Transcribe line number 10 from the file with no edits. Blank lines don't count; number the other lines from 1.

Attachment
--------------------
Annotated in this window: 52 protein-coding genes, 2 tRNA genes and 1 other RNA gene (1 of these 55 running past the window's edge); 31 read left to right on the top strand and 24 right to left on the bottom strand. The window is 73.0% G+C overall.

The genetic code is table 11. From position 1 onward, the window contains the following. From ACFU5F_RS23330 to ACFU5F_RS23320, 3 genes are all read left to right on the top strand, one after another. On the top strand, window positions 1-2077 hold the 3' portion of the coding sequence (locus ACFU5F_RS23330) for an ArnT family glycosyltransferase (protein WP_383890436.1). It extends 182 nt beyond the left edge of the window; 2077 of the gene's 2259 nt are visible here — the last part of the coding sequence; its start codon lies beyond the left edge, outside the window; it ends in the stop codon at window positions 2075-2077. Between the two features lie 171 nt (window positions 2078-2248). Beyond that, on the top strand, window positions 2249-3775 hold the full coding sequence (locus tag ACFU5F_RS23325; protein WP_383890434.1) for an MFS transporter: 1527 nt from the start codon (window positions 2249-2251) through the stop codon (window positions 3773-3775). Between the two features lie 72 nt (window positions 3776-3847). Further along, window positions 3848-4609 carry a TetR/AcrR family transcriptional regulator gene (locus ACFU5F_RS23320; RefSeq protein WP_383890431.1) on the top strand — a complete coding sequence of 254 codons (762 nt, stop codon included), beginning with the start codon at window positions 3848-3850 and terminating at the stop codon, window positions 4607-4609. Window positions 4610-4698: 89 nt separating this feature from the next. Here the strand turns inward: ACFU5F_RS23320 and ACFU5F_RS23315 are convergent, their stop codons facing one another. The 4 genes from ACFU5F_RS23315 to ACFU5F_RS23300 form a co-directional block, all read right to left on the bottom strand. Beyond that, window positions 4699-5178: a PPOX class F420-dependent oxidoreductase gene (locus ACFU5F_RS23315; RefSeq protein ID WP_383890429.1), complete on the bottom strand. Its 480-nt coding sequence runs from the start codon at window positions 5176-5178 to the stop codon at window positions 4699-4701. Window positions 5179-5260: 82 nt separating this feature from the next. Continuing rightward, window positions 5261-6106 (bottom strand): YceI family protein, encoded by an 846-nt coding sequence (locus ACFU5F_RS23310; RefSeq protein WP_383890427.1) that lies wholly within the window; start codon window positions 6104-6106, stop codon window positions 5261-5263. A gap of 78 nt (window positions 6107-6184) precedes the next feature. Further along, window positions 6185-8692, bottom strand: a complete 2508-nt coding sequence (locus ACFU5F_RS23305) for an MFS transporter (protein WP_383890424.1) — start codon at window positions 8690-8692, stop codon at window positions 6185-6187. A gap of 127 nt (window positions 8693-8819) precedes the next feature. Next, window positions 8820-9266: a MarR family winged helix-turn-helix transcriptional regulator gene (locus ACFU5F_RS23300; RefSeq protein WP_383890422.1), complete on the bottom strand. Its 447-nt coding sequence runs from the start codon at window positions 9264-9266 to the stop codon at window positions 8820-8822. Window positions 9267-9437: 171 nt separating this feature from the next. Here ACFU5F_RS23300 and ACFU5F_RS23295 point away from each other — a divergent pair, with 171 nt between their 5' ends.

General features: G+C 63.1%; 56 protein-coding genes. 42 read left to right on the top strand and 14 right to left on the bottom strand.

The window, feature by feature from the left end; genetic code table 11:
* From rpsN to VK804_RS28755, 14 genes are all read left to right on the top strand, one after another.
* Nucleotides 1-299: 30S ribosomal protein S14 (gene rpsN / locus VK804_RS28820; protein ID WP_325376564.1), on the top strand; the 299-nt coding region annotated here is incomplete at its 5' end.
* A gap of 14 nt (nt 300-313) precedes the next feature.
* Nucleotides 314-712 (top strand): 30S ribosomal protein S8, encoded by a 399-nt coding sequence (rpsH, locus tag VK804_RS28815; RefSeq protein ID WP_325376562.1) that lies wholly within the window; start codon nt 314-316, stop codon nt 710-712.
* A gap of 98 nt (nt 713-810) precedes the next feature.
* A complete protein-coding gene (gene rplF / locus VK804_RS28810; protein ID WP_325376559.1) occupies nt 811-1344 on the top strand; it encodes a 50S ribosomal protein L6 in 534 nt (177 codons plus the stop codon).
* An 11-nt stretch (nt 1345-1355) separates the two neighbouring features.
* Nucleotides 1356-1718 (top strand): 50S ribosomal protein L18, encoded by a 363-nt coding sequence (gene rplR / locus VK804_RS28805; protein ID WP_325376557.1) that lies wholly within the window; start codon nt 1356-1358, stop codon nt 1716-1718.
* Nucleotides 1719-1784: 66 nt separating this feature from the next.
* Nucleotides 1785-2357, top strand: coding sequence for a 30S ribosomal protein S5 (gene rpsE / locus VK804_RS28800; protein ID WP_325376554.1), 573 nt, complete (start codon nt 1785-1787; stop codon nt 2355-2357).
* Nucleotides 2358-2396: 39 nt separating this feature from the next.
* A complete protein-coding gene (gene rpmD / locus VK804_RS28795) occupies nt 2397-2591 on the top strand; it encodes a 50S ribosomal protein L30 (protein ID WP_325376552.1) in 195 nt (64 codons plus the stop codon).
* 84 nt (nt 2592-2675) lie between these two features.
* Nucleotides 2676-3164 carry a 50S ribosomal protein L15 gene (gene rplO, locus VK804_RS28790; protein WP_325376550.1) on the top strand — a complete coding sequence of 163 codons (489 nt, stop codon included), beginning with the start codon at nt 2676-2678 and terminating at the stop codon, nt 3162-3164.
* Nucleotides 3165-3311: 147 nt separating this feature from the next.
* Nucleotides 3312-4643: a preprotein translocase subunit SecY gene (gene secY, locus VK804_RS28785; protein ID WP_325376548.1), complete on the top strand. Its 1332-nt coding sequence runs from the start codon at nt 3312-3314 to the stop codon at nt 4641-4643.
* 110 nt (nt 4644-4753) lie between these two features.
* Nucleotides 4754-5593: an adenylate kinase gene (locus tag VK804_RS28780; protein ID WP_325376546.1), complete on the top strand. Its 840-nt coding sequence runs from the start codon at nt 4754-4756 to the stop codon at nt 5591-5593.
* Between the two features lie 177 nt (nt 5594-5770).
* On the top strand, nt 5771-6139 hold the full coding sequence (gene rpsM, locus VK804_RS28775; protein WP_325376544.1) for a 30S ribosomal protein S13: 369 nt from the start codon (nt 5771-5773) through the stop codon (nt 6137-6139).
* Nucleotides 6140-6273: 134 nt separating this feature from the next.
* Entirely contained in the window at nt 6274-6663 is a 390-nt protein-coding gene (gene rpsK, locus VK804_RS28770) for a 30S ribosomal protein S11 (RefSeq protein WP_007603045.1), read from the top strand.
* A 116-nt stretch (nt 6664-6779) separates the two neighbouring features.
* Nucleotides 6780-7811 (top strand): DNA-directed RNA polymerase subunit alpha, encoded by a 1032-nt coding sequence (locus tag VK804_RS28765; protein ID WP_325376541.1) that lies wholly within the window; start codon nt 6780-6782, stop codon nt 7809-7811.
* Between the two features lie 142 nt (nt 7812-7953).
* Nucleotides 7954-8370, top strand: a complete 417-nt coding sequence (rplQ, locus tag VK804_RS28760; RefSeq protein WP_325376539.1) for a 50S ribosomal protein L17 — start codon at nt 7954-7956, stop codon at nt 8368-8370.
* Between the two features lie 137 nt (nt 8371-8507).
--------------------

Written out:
* A complete protein-coding gene (gene rplF / locus VK804_RS28810; protein ID WP_325376559.1) occupies nt 811-1344 on the top strand; it encodes a 50S ribosomal protein L6 in 534 nt (177 codons plus the stop codon).